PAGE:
Mechanised transplanter for pokkali farming

By TheHindu on 16 Nov 2016 | read

The task of mechanising agriculture operations in the marshy fields of coastal Kerala will soon become a reality.

As part of its efforts to revive the traditional practice of Pokkali farming, the Kerala Agriculture University has developed a machine that enables mechanised transplantation of paddy seedlings in Pokkali fields. Along with this, the varsity has also developed a combined harvester for Pokkali fields, which is being fine-tuned after on-field trials.

According to varsity officials, a joint effort to mechanise Pokkali farming was launched in 2013 by Rice Research Station (RRS), Vyttila, and Agricultural Research Station (ARS), Mannuthy.

“The search for a Pokkali rice transplanter ended with the ARS suggesting a walk behind a mechanical transplanter and its successful operation in 25 cents in the Pokkali field under RRS Vyttila last year” said V.Sreekumar, Head, RRS. ‘Since crop performance was encouraging, this year mechanised transplanting was extended to two acres using seedlings raised in pro trays. Thus, the traditional practice of sowing paddy seeds in mounds in Pokkali fields and manually spreading the seedling was substituted with an easier and quicker method.” he explained.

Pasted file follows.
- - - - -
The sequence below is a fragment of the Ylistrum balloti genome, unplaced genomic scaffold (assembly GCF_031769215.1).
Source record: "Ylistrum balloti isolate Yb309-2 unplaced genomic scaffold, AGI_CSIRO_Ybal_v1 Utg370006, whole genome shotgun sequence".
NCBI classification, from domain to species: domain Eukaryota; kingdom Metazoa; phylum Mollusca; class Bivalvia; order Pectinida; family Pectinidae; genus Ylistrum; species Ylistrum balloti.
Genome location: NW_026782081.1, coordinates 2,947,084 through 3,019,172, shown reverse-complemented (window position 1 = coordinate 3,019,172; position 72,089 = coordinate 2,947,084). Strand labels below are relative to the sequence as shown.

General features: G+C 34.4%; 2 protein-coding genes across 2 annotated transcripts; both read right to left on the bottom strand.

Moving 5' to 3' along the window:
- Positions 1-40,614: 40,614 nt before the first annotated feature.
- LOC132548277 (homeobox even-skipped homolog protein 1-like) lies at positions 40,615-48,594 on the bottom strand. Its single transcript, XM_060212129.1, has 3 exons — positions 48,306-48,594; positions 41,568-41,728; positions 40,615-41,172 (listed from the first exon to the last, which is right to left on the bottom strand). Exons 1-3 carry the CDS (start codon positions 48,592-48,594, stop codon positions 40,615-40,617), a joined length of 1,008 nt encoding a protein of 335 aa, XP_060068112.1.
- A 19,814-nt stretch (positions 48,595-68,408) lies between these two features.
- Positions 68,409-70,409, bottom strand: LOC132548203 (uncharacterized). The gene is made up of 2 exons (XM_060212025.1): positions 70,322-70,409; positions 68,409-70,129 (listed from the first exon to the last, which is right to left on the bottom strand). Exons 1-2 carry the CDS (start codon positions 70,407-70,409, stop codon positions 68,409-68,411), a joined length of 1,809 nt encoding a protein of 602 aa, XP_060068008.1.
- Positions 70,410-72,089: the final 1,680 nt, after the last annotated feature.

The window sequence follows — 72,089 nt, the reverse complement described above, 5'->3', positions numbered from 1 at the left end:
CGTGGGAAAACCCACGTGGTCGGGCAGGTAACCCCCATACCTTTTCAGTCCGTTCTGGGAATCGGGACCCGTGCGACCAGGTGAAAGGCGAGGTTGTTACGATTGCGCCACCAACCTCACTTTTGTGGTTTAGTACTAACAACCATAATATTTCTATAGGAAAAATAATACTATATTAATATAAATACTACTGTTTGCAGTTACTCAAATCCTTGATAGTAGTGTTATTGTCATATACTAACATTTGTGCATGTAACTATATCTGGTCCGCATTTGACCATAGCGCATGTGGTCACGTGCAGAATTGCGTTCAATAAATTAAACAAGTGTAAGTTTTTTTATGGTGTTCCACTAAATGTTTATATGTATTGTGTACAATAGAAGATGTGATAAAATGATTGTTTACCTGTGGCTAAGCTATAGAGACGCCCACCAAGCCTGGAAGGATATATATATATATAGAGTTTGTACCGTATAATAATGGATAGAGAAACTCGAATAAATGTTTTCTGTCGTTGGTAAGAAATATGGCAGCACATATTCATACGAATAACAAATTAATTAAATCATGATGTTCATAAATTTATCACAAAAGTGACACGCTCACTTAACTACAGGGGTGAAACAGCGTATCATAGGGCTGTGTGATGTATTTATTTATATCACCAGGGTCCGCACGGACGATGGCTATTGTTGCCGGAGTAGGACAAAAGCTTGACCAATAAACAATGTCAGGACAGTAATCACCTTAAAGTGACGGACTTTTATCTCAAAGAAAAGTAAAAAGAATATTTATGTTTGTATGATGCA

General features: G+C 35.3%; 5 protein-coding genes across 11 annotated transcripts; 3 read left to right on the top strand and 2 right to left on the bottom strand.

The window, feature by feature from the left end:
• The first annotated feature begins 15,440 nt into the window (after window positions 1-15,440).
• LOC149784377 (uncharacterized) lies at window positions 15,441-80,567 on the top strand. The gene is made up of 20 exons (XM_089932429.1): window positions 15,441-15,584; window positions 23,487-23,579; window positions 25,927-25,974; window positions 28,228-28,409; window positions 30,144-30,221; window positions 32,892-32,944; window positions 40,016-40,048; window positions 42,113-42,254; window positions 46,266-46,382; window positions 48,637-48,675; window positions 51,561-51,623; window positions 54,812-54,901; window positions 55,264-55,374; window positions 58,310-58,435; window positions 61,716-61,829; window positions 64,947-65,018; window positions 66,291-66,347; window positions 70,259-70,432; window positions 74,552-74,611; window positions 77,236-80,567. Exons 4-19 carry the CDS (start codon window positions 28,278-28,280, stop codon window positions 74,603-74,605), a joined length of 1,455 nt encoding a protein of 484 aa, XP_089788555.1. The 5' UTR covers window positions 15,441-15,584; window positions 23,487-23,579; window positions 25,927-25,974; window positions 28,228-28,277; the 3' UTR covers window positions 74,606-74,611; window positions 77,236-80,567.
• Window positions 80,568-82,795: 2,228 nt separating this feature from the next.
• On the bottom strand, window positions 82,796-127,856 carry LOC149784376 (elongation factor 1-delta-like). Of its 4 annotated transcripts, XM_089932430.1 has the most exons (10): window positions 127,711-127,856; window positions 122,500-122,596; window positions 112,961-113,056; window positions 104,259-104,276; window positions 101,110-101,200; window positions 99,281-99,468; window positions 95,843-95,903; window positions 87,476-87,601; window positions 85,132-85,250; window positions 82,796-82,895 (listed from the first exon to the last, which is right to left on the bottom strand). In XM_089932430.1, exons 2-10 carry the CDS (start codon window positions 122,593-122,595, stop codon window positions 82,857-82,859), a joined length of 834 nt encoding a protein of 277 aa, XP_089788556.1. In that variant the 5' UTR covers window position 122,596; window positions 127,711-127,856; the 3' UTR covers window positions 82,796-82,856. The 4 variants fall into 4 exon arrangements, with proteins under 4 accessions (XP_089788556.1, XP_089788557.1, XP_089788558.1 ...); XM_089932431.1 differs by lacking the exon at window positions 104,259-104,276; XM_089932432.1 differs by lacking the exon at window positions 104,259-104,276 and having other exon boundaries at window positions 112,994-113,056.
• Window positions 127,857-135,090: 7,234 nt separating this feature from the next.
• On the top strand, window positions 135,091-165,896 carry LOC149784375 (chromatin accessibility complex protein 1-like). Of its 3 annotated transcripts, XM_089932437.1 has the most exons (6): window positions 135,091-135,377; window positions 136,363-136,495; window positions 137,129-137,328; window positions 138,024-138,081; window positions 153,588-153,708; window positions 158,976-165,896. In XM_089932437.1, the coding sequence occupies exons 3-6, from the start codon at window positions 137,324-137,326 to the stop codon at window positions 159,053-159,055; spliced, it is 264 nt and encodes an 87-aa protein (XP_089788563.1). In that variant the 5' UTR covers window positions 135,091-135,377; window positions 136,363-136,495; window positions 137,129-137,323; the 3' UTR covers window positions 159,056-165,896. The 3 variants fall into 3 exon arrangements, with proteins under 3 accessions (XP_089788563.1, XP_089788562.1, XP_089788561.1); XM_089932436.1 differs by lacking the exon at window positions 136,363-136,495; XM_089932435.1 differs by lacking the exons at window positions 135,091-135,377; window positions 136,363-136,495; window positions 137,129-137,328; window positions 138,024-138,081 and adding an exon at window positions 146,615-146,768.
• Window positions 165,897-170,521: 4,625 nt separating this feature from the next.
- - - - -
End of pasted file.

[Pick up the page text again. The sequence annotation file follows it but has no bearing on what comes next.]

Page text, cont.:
U. Jaikumaran, head ARS, said that transplanting operation using ‘walk behind transplanter’ was completed in two acres within five hours. Channels and bunds in Pokkali fields will have to be designed so as to facilitate easy movement of machinery’’, he said.

Service provider group

In addition to mechanising Pokkali farming, the varsity also proposes to set up a service provider group with specialized training in mechanized transplanting to ensure sustenance of mechanized agriculture in Pokkali lands.

Cultivated in the coastal areas of Ernakulam, Thrissur and Alappuzha, Pokkali rice was awarded the GI (Geographical Indication) tag in 2008.

The large-grain rice has a distinct flavour and commands a higher price than ordinary varieties. Once extended over 25,000 hectare, the pokkali fields have now dwindled to 10,000 hectare. Out of this, paddy cultivation is now being restricted to a mere 1,000 hectare owing to labour shortage and non-availability of machinery.

A joint effort to mechanise Pokkali farming was launched by Rice Research Station and Agricultural Research Station

in 2013.